A lot of words were spilled Saturday describing the pregame scene at Beaver Stadium in the place once known as Happy Valley. As the players from Penn State and Nebraska knelt together at midfield for a lengthy prayer, one word jumped to mind above all the others: surreal.

The whole scene, the whole day and the entire week were surreal.

After Nebraska had beaten Penn State, 17-14, Saturday afternoon in what once would have been described as an important football game, Tom Bradley, who will hold the title of interim football coach until Penn State’s nightmare season is finally over, said that he hoped the healing for all involved in the ongoing tragedy had begun.


To heal, one has to acknowledge that he or she is injured or sick. One has to seek help of some kind and then go through a rehabilitation process. No doubt some — perhaps many or even most — at Penn State are doing just that. But until all of those who lead the school and those who are part of the school understand that nothing was done to them, healing will be very difficult.

Joe Paterno is neither a victim nor a scapegoat — as some have suggested — in any of this. He was, and is, very much a part of it. Everyone knows the names and roles of the other major players in a tragedy that has been unfolding at least since 1998, in all likelihood since well before that.

There are those who argue that Paterno and assistant coach Mike McQueary are being treated as if they are somehow more villainous than Jerry Sandusky, the ex-Penn State assistant who is charged with crimes so monstrous that just reading the charges as described in the grand jury indictment is sickening.

Sandusky is the person who set all of this in motion, of that there is no doubt. If he is guilty, there is almost no penalty he can pay that fits his crimes. But there is also little doubting that for years he was enabled by a number of people at Penn State — Paterno clearly being the most important of them, even though he may not be legally liable.

Because Paterno was such an iconic figure, there will always be those who see him as some kind of victim in all this. But as the week went on there appeared to be more and more recognition of the fact that for some actions — or inactions — there are no excuses to be found, only apologies to be made.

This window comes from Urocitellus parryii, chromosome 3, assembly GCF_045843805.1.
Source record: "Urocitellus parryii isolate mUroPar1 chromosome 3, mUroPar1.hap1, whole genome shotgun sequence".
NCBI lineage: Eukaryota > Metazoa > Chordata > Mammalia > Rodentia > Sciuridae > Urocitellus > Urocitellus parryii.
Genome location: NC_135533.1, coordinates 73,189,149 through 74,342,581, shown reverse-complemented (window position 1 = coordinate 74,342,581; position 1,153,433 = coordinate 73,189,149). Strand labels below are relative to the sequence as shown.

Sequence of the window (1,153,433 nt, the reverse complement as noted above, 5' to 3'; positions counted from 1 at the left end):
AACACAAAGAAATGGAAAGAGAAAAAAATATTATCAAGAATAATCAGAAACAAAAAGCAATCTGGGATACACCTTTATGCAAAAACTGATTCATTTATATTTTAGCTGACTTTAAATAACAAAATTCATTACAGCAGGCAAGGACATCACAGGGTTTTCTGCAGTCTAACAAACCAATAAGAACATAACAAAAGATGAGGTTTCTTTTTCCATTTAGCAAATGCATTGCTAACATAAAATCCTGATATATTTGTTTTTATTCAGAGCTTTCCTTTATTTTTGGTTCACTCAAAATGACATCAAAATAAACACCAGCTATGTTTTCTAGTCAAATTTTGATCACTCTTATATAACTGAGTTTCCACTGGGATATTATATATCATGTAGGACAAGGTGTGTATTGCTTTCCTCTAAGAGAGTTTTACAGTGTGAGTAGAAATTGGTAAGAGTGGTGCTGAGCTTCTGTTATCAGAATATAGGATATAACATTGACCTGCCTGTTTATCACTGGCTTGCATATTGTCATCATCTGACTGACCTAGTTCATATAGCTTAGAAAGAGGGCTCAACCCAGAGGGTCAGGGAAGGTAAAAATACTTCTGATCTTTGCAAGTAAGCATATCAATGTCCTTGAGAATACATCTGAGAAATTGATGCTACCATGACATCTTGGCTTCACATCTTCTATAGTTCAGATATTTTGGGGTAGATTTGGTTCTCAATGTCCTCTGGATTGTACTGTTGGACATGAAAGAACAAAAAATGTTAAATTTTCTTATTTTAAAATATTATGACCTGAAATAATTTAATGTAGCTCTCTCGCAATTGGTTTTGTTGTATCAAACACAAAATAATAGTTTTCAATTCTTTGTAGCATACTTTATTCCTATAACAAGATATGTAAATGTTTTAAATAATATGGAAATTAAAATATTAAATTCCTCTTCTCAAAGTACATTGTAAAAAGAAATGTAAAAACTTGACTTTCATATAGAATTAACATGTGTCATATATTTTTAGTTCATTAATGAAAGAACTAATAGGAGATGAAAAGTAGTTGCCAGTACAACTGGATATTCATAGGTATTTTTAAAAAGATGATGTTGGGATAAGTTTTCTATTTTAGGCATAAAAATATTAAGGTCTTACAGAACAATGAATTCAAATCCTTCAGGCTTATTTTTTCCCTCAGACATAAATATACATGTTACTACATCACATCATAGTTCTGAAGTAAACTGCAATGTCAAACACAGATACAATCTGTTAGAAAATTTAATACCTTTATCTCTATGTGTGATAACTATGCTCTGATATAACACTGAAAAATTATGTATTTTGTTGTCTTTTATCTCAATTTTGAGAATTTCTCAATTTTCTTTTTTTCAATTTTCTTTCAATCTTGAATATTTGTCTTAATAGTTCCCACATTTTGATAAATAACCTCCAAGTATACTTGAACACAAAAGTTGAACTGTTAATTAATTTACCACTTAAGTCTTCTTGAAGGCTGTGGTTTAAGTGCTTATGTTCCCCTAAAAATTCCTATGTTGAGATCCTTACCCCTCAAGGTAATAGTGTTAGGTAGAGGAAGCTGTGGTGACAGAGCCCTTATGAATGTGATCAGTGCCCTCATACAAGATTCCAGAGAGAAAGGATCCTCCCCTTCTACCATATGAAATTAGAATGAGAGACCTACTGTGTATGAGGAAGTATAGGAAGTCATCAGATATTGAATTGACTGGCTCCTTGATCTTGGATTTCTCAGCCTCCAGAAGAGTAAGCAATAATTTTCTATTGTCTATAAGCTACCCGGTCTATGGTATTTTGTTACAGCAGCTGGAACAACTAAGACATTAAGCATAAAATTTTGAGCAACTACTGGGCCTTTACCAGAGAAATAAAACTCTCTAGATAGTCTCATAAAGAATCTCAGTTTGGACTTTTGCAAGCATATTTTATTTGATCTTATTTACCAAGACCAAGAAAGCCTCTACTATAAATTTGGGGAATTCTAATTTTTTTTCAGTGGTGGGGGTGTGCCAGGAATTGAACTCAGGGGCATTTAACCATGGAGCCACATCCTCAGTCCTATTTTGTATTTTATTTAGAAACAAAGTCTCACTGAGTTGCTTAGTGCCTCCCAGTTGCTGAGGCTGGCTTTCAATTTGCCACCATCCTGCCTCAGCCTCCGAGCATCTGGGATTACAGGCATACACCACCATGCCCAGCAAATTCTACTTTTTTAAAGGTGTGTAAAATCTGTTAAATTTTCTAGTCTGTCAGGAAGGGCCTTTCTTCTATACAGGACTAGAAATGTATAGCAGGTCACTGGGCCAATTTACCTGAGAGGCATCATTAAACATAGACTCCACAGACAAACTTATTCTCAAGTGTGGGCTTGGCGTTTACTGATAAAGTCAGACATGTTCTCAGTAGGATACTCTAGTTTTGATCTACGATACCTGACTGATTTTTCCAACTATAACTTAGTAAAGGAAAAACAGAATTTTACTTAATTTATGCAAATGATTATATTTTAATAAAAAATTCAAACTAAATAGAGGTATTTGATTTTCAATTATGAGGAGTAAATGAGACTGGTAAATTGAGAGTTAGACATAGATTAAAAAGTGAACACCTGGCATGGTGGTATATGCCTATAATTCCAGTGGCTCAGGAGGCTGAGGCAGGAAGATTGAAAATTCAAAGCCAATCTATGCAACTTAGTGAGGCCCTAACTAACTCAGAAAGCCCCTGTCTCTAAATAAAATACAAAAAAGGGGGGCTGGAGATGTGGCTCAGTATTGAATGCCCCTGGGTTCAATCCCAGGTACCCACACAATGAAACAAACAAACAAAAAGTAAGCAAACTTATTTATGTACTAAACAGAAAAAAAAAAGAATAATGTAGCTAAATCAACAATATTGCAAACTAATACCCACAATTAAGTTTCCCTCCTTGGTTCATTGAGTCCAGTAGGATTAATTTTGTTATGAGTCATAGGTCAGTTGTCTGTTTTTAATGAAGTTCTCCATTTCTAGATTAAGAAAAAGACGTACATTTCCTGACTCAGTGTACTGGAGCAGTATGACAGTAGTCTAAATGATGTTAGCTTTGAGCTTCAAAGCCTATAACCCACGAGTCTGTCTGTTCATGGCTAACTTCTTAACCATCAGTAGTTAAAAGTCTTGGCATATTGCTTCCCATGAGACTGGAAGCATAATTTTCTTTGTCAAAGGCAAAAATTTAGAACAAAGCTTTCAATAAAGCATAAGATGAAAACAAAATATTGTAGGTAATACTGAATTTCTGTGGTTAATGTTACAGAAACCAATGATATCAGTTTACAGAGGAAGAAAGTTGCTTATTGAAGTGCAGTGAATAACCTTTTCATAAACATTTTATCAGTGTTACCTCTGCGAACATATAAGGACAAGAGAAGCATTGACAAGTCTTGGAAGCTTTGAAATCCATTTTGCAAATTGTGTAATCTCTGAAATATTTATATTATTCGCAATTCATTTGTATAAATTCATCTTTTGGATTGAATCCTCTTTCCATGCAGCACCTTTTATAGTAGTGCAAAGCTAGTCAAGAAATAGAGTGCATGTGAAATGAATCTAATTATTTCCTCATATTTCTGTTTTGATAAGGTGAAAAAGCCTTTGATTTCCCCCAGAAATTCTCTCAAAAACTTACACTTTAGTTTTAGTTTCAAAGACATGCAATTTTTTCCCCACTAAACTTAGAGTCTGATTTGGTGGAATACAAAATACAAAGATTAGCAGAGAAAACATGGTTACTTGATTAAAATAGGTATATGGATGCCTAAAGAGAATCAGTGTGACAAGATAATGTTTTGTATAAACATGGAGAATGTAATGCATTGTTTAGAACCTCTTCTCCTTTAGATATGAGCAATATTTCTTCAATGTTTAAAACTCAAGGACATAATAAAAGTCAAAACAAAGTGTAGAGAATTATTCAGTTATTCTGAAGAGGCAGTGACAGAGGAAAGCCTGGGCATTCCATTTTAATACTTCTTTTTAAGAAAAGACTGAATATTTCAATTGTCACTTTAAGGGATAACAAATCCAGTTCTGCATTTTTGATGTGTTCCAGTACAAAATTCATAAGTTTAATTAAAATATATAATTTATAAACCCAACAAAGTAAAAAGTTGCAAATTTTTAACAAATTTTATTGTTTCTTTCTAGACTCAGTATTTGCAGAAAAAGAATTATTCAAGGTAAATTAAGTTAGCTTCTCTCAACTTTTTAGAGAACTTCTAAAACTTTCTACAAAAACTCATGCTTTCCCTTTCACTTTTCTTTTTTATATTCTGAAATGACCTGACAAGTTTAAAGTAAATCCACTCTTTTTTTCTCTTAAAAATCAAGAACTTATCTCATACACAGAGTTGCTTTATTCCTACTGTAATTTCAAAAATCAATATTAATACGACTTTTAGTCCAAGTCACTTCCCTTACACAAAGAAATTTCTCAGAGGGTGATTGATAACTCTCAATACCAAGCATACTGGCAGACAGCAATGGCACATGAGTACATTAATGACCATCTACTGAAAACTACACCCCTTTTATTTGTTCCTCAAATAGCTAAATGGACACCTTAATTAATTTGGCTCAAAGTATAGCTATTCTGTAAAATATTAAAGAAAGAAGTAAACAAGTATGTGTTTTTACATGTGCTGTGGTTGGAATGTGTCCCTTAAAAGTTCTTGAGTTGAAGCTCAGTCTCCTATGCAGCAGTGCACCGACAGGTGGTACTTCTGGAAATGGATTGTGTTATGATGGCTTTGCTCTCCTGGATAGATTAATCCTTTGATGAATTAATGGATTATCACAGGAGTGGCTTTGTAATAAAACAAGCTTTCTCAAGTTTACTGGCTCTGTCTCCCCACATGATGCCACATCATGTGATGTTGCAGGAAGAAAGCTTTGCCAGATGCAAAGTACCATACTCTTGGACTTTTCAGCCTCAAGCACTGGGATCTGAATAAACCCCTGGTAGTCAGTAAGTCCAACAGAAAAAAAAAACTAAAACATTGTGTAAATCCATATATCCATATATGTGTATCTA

The candlelight vigil on behalf of the victims on Friday night, held on the same spot where students had lost their minds on Wednesday night, was certainly a sign of progress. The way the players handled their entrance to the field on Saturday, no doubt at least in part as a tribute to Paterno, but also clearly with an understanding that there was no pretending that this was just another football Saturday, was moving and heartbreaking at the same time.

None of the players is guilty in any of this. Yet their lives were also turned upside-down in the last week. One can’t blame them for still feeling devotion to their coach. When someone you love makes a mistake — no matter how horrific it may be — you don’t stop loving him. Almost everyone who played for him at Penn State loved Joe Paterno.

If the players’ point Saturday had simply been to “win one for coach,” you can bet they would have come charging out of their tunnel, whipping the crowd into a frenzy as they charged to the sideline. Their slow walk, arms locked, most looking straight ahead, clear-eyed but clearly emotional, set the proper tone for a day that was going to be filled with sadness regardless of who won the game.

No one in that stadium could have felt more heartbroken than Jay Paterno, the quarterbacks coach and the last Paterno now standing at the school. On the day of what was no doubt his last home game as a coach at his alma mater, he did his job, he told people he loved his dad and he ducked no one.

It is going to be a long time — years and years — before a new norm can be established at Penn State. The old norm is gone. The notion that the empire Paterno built was the shining light in the foggy morass of big-time college football is gone, probably forever. How revered was Paterno among those with whom he competed? One longtime coach said this the day after he was fired: “Here’s the list of big-time coaches I would absolutely swear to you never cheated: Joe Paterno.”

Now, Paterno’s legacy will be that he never cheated but he lost his way in a crisis that went well beyond breaking any NCAA rules.

If only Paterno and those around him had recognized on Wednesday that he had to step down immediately.

Perhaps then the healing could have started that day. Instead, when the board of trustees did what it had to do that night, there was more pain and embarrassment when the students took to the streets. Now, there will be healing, but there is a good deal of pain still to come.